Australian High Commissioner to Solomon Islands Lachlan Strahan says suggestions that Australian officials refused to provide security support to Chinese built infrastructure are incorrect.
Government backbencher Danny Phillip made the suggestion in a webinar when he and four other Solomon Islanders shared their perspectives on the China–Solomon Islands security agreement which was brought together by the University of Hawai’i in conjunction with Georgetown University.
He said: “A very senior diplomat from the Australian High Commission saying plainly to us that their presence here is not to protect any Chinese interests. This needs to be verified but as a government we know that it was said to us in no uncertain terms that they are here not to protect Chinese interests, Chinese infrastructure so it gives rise to other considerations in the minds of Solomon Islands Government to get the Chinese police to come in and train our own police.”
In an exclusive response to Phillip to this magazine, Strahan reiterated: “Suggestions that Australian officials refused to provide security support to Chinese built infrastructure are incorrect.”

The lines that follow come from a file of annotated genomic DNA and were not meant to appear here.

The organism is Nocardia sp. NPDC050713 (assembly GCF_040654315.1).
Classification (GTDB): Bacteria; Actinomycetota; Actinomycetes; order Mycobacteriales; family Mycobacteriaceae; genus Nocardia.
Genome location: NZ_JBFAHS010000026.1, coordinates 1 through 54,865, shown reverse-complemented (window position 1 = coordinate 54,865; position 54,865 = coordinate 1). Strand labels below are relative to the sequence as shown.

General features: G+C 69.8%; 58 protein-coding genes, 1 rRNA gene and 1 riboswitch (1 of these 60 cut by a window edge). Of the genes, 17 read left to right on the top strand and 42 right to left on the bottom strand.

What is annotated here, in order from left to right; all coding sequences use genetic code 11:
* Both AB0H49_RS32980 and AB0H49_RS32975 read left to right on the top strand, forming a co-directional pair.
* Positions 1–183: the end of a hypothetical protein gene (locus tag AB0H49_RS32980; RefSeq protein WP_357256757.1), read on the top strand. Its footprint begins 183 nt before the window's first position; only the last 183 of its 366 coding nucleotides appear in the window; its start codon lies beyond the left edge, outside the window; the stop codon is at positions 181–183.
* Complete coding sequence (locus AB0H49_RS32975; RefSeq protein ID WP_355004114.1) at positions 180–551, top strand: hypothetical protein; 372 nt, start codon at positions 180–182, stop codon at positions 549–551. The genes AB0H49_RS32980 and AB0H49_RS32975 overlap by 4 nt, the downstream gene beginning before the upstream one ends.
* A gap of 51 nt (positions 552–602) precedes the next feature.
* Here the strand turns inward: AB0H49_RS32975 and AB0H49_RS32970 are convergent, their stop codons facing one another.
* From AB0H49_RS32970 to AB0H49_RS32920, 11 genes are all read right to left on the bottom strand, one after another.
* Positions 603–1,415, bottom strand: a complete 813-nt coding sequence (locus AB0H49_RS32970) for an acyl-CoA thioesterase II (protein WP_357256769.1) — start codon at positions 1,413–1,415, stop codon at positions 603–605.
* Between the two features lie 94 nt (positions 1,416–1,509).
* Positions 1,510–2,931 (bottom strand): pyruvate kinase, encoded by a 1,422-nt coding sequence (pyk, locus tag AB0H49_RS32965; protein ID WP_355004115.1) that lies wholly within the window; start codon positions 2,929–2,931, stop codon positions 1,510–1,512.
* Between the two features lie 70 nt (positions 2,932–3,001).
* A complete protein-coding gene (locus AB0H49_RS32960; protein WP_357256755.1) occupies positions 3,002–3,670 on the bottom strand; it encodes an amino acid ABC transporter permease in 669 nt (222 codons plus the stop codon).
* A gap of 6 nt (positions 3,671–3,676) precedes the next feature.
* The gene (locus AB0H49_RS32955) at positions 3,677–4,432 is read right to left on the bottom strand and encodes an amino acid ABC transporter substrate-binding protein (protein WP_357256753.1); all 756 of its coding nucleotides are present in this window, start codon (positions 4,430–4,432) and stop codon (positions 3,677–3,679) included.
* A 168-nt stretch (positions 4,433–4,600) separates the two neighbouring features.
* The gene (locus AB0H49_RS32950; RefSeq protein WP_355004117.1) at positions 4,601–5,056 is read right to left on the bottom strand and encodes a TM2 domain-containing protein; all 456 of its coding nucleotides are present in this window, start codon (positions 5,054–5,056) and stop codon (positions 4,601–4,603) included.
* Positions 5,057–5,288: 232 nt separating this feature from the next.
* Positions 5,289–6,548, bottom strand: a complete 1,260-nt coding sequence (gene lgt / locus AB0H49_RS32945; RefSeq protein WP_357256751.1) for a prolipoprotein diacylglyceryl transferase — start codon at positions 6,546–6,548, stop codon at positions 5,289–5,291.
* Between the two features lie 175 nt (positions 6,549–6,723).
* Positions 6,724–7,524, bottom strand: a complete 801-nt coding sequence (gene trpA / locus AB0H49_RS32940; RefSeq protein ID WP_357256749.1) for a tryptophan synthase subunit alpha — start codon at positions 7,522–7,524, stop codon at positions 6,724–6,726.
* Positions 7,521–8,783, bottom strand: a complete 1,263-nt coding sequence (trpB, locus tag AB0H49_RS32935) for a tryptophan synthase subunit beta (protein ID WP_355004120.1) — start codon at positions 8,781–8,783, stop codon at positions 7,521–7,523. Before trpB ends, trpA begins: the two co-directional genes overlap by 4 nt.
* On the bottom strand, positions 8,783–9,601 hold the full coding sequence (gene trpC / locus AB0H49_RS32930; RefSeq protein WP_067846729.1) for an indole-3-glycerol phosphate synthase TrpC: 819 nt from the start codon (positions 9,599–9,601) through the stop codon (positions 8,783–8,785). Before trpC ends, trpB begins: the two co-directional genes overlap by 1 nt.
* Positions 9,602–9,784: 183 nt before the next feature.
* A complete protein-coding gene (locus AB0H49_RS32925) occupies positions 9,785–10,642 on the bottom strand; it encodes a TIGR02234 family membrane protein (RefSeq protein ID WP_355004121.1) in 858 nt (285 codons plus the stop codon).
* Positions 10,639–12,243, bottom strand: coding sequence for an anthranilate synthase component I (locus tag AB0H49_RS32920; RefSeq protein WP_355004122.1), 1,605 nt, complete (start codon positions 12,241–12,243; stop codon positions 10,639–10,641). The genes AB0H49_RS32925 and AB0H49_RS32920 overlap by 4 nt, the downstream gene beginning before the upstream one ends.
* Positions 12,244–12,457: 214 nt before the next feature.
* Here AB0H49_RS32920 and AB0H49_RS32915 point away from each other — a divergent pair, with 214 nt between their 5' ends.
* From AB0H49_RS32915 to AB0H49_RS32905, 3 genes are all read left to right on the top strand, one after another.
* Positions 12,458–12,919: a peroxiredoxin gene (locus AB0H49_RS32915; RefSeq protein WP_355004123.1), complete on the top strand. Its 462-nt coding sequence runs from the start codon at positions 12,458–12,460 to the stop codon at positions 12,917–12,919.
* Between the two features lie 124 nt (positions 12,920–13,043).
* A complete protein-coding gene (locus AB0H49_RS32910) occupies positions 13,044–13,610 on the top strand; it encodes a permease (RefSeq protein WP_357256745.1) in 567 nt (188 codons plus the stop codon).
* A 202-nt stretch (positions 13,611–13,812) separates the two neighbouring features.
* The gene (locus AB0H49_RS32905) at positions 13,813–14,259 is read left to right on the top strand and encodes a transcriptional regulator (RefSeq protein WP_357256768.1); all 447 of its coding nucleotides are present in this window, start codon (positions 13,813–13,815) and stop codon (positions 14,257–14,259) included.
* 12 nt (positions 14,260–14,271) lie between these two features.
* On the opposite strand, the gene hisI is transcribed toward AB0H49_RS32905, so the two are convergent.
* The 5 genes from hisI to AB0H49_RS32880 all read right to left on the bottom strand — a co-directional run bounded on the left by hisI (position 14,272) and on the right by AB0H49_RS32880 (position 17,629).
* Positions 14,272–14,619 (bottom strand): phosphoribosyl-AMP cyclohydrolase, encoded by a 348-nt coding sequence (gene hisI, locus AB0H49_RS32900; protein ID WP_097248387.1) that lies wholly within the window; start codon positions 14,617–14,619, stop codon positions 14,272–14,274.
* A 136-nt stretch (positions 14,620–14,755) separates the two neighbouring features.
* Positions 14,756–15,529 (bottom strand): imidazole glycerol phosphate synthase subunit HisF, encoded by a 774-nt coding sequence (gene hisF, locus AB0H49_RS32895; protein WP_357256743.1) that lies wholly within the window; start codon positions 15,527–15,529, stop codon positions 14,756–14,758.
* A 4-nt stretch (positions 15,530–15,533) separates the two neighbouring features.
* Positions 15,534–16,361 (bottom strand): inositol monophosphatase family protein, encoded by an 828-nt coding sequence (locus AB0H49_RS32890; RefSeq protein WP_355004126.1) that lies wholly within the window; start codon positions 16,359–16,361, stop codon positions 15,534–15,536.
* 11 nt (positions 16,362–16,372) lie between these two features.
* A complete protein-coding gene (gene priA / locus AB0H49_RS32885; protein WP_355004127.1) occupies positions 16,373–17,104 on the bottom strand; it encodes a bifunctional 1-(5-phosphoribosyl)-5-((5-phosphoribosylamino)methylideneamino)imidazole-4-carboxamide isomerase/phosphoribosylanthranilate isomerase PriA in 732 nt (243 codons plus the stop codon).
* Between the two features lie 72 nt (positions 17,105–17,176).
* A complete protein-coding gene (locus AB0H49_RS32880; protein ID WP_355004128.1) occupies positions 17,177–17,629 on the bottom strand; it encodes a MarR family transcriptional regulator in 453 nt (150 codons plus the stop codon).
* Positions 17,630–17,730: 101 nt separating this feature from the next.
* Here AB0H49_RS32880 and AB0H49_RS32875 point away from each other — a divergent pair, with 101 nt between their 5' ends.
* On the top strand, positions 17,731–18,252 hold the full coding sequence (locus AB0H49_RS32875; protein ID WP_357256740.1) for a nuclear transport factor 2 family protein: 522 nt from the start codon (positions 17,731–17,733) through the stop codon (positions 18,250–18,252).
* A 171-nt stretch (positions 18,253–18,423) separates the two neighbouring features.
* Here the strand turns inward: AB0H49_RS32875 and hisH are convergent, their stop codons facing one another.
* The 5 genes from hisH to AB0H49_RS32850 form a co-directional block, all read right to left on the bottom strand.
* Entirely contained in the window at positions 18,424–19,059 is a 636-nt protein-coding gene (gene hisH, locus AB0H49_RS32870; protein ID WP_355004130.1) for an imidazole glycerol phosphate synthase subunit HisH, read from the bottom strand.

He explained Australia’s security deployment is at all times conducted in accordance with the Royal Solomon Islands Police Force’s (RSIPF) priorities and direction.
“Our forces sit under RSIPF command under our bilateral security treaty, and we do not discriminate in the delivery of our security support. Australia was in no way responsible for the damage done to Chinatown. Australian forces helped to restore law and order in the city at a critical time, reinforcing the longstanding and deep security partnership between the two countries.”
The high commissioner said the two Governments have agreed that the Solomon International Assistance Force will stay in place until the Pacific Games at the end of 2023.
“This deployment complements Australia’s rock solid commitment to extend the capabilities of the RSIPF through RAPPP, build patrol boat outposts on the western and eastern borders, continue to support the Australian-made Guardian patrol boats, provide the RSIPF with small boats and associated training, construct an integrated and interoperable radio communications network across the country, linking the RSIPF, health agencies and the National Disaster Management Office, and extend our explosive ordnance disposal assistance,” Strahan stated.